1924 (Click photo to enlarge)

This fourth postcard dates from approximately 1924. As indicated earlier, there were only two attached cottages on the beach at the time. The third cottage Hafod-y-Mor had not yet been built. Its future site (right side of the photograph) was occupied by a hut, which was used by the fishermen to smoke herrings. They would string up their herring catches in the hut, light up a fire, and smoke the fish thoroughly for many days. The hull of the wrecked fishing boat was by now reduced to a bare keel and a few remnant ribs.

1930 (Click photo to enlarge)

1930 (Click photo to enlarge)

The fifth and sixth postcard photographs were both taken around 1930. They highlight the first significant landslide that occurred on the beach. The landslide did not damage any buildings, and occurred where the LaCasina Café was later located. It was caused by the previously mentioned underground spring on the cliff side, and apparently by an excessive amount of rain. The landslide scarred the side of the cliff, and rubble from the slippage extended way out onto the beach. Both photographs show muddy water still flowing from the spring over the slippage area. Notice the horse and cart on the beach. Horse and carts were used in those days to disperse such rubble. Also note that the land where the smoke hut was located had been sold and the hut replaced with a shed (shown just above the fishing net).

1935 (Click photo to enlarge)

This seventh postcard is dated around 1935, the year the third cottage Hafod-y-Mor was completed. New vegetation has now grown over the upper area where the landslide occurred a few years earlier, and a path has been established over the lower part (extreme left). The loose stones around the fishermen’s sheds had been removed, and the area concreted over. The keel and ribs of the old fishing boat was still visible on the beach below the cottages.

1950 (Click photo to enlarge)

The eighth postcard is dated around 1950. By this time the LaCasina Café was built on the site of the old landslide. A retaining wall was constructed on the beach just below the Café, and some large boulders were placed on the beach as a buffer. The water that was flowing from the spring was diverted to the left of the retaining wall. Building retaining walls and providing drainage for springs from the cliff side helped to minimize the risk of further landslides. The footpath from the cliff top was by now firmly re-established with the lower part passing over the retaining wall in front of the café. The keel of the old wrecked fishing boat had disappeared into the sand.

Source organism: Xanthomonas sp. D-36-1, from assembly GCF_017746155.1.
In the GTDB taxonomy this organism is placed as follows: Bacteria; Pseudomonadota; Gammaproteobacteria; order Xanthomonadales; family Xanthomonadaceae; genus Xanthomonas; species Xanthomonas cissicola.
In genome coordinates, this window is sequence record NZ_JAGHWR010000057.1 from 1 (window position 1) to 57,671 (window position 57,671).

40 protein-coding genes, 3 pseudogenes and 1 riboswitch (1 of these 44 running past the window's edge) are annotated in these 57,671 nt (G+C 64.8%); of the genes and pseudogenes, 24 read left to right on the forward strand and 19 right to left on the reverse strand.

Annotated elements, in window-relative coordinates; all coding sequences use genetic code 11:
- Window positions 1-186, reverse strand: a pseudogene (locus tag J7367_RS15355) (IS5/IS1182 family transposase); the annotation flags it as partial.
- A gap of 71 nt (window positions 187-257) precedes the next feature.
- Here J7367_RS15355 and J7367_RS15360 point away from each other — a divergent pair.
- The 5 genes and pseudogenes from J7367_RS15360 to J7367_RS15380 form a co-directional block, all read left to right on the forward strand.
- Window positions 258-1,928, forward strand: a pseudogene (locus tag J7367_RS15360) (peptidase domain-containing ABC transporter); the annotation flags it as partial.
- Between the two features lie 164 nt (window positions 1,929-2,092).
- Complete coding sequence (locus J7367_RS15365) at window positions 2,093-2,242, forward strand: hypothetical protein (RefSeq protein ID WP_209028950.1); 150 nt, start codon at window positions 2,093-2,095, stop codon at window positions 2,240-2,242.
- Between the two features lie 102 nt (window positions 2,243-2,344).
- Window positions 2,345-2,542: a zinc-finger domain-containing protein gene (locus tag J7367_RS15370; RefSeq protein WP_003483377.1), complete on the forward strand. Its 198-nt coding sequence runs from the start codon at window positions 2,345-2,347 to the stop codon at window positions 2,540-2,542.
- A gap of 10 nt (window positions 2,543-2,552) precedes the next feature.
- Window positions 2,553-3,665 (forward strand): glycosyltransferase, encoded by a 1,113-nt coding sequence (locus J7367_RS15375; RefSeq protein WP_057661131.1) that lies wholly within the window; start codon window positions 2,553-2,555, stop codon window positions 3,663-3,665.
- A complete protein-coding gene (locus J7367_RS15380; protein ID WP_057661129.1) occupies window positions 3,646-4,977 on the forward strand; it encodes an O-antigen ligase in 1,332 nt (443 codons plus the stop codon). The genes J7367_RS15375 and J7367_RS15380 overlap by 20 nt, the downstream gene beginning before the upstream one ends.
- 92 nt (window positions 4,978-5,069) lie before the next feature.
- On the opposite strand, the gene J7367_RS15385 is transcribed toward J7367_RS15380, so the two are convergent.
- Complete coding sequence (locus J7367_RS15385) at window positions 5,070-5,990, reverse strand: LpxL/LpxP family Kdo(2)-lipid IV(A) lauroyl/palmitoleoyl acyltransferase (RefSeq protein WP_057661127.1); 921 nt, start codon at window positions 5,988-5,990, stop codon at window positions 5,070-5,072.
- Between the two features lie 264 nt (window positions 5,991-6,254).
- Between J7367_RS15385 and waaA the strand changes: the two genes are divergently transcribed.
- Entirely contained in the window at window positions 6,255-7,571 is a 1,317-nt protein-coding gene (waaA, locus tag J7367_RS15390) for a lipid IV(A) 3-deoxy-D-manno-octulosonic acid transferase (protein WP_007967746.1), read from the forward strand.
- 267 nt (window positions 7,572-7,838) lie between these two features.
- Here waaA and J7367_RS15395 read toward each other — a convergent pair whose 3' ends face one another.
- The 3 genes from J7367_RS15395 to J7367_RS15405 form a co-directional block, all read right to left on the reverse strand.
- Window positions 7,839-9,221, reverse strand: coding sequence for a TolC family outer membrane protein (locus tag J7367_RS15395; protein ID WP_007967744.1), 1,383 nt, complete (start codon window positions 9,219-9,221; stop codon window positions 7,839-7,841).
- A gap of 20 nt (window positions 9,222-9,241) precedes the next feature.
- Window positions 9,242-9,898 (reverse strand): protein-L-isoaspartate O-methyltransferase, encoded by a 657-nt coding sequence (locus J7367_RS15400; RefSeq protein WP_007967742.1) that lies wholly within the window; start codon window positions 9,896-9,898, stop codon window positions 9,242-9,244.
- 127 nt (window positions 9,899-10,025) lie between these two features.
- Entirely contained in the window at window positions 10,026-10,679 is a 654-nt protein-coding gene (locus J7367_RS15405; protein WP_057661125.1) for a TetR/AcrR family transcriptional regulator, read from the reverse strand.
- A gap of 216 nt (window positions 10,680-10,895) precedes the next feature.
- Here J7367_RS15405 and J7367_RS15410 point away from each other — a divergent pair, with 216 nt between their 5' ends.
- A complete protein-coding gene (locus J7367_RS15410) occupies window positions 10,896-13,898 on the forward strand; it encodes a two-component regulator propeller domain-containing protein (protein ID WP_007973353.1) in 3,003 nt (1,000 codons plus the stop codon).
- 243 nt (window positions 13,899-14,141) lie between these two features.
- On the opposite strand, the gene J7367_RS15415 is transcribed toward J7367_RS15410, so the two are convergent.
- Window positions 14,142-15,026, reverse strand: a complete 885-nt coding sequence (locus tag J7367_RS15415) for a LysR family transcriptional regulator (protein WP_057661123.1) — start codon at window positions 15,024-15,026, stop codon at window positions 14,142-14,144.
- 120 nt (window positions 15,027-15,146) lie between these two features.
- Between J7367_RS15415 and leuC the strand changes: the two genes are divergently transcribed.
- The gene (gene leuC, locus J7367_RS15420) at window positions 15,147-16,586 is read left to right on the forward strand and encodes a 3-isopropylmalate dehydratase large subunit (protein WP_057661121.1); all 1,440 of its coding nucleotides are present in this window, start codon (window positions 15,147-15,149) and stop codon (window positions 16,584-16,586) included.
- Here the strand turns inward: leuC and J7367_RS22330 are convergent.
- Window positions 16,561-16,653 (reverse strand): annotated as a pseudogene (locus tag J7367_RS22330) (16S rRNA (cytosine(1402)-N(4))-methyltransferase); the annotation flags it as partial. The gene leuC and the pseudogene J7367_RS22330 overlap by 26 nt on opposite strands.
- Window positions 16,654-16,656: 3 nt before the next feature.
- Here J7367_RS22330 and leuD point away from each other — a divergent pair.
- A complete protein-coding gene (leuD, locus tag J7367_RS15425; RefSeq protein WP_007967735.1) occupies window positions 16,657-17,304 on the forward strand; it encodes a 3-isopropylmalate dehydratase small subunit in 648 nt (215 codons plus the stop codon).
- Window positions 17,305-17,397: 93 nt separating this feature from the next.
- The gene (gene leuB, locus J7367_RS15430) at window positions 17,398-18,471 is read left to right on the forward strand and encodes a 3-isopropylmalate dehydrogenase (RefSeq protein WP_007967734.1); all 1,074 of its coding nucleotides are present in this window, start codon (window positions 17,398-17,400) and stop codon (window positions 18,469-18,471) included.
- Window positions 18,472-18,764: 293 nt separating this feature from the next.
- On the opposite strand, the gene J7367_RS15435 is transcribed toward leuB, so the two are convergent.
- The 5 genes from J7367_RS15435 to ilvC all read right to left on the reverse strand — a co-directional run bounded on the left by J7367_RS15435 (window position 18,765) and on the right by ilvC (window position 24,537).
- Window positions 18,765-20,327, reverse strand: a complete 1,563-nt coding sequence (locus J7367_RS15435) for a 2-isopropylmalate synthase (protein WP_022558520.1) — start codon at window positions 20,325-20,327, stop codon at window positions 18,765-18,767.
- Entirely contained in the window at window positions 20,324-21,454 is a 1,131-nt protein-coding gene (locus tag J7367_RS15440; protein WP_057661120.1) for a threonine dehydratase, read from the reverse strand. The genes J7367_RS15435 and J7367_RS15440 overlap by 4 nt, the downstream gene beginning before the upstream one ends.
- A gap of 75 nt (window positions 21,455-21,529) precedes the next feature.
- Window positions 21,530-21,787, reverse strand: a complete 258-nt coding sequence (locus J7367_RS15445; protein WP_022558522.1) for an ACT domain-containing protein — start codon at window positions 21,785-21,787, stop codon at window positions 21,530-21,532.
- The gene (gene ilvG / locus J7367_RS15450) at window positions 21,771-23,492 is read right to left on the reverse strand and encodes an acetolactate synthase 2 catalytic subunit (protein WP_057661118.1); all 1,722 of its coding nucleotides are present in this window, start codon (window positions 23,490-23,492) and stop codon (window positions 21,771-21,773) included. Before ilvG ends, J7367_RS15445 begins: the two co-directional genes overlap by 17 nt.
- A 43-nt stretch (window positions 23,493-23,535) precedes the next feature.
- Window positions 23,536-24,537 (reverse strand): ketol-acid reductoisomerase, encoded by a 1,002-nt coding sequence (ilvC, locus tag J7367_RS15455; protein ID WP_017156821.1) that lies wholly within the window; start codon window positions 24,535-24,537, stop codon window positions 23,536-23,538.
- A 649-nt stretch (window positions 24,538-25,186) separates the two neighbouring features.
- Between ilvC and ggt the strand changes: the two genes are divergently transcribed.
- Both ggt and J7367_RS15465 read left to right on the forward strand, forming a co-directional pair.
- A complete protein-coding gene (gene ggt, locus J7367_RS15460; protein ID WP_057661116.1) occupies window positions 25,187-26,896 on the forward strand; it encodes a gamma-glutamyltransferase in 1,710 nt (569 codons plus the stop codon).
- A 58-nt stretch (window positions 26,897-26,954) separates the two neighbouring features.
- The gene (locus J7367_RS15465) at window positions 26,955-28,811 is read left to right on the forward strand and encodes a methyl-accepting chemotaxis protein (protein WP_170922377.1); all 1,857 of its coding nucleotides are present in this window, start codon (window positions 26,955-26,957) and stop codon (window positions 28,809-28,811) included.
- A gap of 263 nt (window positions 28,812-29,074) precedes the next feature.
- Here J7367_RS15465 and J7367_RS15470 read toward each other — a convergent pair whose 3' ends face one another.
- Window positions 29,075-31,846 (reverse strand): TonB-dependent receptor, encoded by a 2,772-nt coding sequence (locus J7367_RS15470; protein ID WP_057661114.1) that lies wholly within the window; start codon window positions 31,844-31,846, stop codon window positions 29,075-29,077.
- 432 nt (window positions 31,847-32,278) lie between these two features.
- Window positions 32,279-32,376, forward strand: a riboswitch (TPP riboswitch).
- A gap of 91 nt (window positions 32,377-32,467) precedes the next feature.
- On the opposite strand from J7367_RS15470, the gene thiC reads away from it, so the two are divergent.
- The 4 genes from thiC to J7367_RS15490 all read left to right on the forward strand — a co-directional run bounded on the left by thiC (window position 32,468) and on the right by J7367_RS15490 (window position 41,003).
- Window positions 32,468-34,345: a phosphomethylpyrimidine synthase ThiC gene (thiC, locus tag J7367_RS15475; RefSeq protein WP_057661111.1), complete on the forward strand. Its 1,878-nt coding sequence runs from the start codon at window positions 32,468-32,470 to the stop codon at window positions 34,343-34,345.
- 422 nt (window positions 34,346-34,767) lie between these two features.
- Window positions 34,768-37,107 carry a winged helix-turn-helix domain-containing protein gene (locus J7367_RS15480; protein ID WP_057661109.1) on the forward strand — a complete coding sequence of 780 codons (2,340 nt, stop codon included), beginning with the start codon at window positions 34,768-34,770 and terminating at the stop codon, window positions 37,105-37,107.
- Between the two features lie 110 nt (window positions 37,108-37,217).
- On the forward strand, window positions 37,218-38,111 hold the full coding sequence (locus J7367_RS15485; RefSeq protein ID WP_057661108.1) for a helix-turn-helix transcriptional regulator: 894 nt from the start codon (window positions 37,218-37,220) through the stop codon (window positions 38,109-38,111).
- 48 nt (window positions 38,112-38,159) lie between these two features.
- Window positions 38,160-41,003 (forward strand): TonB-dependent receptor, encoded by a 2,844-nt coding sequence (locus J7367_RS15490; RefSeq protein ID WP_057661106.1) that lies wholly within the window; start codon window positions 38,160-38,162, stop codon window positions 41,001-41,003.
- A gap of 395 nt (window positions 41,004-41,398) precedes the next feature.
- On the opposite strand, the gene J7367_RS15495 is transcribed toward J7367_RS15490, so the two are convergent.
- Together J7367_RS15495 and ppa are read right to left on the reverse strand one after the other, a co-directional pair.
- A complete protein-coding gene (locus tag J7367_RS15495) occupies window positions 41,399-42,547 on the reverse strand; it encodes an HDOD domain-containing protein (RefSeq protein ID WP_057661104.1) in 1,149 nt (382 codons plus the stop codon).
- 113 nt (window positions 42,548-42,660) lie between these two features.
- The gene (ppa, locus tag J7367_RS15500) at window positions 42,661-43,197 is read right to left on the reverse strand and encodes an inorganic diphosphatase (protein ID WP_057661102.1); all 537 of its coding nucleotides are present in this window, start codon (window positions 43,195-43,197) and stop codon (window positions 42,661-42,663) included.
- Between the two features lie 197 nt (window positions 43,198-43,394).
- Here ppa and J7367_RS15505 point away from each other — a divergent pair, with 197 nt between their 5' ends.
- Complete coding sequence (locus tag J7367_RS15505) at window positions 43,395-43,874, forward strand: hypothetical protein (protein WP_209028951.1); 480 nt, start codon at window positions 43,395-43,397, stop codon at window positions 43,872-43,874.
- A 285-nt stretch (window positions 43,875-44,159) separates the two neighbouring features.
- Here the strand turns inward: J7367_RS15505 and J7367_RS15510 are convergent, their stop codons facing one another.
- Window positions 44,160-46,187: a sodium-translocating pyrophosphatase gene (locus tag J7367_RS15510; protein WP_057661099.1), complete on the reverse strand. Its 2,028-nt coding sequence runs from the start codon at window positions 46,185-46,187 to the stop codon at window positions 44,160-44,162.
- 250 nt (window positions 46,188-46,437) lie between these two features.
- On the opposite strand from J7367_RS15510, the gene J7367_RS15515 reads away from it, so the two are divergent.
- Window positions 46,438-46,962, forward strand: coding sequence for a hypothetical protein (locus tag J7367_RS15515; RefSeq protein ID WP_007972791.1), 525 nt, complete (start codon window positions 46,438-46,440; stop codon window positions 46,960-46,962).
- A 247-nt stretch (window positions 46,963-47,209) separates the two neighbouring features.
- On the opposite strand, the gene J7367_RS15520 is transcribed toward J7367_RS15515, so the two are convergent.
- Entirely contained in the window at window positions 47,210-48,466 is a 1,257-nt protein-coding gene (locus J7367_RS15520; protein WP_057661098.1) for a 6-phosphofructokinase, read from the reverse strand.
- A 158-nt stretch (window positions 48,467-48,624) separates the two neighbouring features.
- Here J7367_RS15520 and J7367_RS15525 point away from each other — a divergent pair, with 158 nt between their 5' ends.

1950 (Click photo to enlarge)

The ninth, tenth, and eleventh postcard photographs show the Nefyn Bay corner from a different vantage point, and with a northwesterly perspective. The ninth postcard is also dated around 1950. The postcard shows the new footpath formed before 1920 after the old established footpath went into disuse. This new footpath zigg-zagged down the cliff side off Nefyn Point behind the Hafod-y-Mor cottage. I used this footpath frequently when I was a child, since my father’s beach hut was located nearby. Another small building, shown just above Penogfa, had been erected on the cliffs directly behind the Hen Dafarn. The postcard also shows the LaCasina Café on the left, and the retaining wall below.

1956 (Click photo to enlarge)

Around 1954, a second major landslide occurred on Nefyn beach. I remember it well. It occurred just north of the Hafod-y-Mor cottage, and it took out completely the new footpath that zigg-zagged down off Nefyn Point. The slippage destroyed several small huts at the base of the cliff. The tenth postcard, taken around 1956, shows the scarring on the cliff from that landslip. The owner of Hafod-y-Mor fenced in the area behind and to the side of the cottage so no footpath could be re-established there. The postcard also shows that the only access to the beach corner thereafter was via the footpath in front of the LaCasina Café.

1975 (Click photo to enlarge)

The eleventh postcard shows that by 1975 vegetation had grown over the site of that second landslide. The LaCasina Café had sadly been taken down, and replaced with a house on stilts that still stands there today. The remnants of the wrecked sailing boat was buried forever beneath the sand in front of the cottages, a sand that got several feet deeper after the upgrading of the Creigiau Bach breakwater was concreted over in the late 1980’s.

This postcard, taken by Jones the local chemist, also shows my mother Maggie Owen using the footpath on her way down the beach. She just loved that “Quiet Spot” which was the beach corner.

1941 (Click photo to enlarge)

The twelveth and last photograph steps back one more time in history. The photo came off a glass slide I recently acquired showing the inside of the Hen Dafarn in 1941. It shows the view to the left towards the fireplace after you entered through the front door. Please note the two airing cupboards on either side of the fireplace, the two settle benches with high-backs with storage underneath, the high shelf above the fireplace, and the wooden beams in the ceiling. Although I am sure things had changed by 1941, it is not too difficult to imagine this scene one hundred and fifty years or so earlier when the building was indeed a tavern with young sailors sitting around the fireplace getting ready for a long sea voyage on a schooner anchored out in Nefyn Bay.

Dr. Brian Owen
Emmaus, PA, USA